La Mara Salvatrucha, known colloquially and infamously as MS-13, is a vicious, barbaric street gang. Now in as many as 40 states across the U.S., MS-13 members murder and rape, maim and terrorize. The stories of their depraved crimes are legendary.
These are truths that no one disputes. In fact, MS-13, like many street gangs, revels in its well-earned reputation. The group's motto, according to the U.S. Department of Justice, is "kill, rape, control."
If you listen to President Donald Trump and others, MS-13 is the result of America's failing immigration system. If the U.S. can stop MS-13 gang members from unleashing all their mayhem, deport them and prevent them from crossing the border, the thinking goes, then the country will be a much safer place.
Except, unfortunately, it doesn't work like that.
"Attention to gangs is valid. About 13 percent of the homicides in this country are gang related. That's far more homicides than from mass shootings or terrorism," David Pyrooz, a sociologist at the University of Colorado who specializes in gangs and criminal networks, says. "But let's remember this. The maximum number of homicides associated with MS-13 in a given year — gang-related homicides — is about 2 percent of the total ... gang-related homicides in the United States. That is, I hate to use this language, but that is in many ways a drop in the bucket when it comes to gang activity."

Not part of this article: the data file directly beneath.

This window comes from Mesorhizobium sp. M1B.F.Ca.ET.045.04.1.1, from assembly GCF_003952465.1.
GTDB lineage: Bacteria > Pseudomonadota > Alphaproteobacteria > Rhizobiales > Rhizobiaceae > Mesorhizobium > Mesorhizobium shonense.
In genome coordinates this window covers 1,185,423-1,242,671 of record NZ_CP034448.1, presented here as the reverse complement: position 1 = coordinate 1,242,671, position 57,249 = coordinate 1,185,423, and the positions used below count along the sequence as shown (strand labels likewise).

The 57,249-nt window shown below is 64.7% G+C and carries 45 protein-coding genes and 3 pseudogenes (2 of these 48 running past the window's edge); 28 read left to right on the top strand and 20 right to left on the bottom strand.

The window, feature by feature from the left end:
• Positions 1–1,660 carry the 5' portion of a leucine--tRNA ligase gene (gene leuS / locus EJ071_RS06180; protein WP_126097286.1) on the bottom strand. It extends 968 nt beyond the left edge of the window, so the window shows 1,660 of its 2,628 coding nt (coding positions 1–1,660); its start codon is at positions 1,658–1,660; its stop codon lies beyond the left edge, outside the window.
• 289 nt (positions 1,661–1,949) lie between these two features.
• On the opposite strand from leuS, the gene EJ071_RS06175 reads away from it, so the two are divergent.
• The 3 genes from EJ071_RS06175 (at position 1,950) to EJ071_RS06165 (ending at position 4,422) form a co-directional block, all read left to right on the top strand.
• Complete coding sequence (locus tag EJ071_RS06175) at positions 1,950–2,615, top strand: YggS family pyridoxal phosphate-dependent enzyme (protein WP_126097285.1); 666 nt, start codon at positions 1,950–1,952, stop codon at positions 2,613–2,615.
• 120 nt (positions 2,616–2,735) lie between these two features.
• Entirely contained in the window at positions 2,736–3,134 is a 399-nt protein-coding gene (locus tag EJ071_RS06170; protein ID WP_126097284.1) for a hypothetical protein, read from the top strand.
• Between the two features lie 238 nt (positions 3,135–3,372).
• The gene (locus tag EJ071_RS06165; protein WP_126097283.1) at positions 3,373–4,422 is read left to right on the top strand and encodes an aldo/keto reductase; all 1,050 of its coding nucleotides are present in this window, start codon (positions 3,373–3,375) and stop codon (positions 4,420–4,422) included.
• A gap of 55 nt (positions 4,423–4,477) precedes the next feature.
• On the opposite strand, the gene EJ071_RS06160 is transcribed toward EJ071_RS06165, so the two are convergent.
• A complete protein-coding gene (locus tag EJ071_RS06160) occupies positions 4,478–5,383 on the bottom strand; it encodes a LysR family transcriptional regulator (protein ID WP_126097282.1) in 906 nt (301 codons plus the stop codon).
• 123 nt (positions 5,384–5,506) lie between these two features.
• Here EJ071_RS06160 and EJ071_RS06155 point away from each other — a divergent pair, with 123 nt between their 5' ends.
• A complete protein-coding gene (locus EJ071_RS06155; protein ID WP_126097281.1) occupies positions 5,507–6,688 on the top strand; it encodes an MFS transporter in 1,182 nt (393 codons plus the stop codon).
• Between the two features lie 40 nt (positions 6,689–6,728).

So why all the attention? Why is this president and his entire Department of Justice so hellbent on bringing down this one, albeit particularly violent, gang?
"MS-13 is sort of the perfect boogeyman," Pyrooz says. "They are the moral panic; the connection to immigration, the connection to Latinos, and then the heinous violence, makes it so they can function as this evil boogeyman."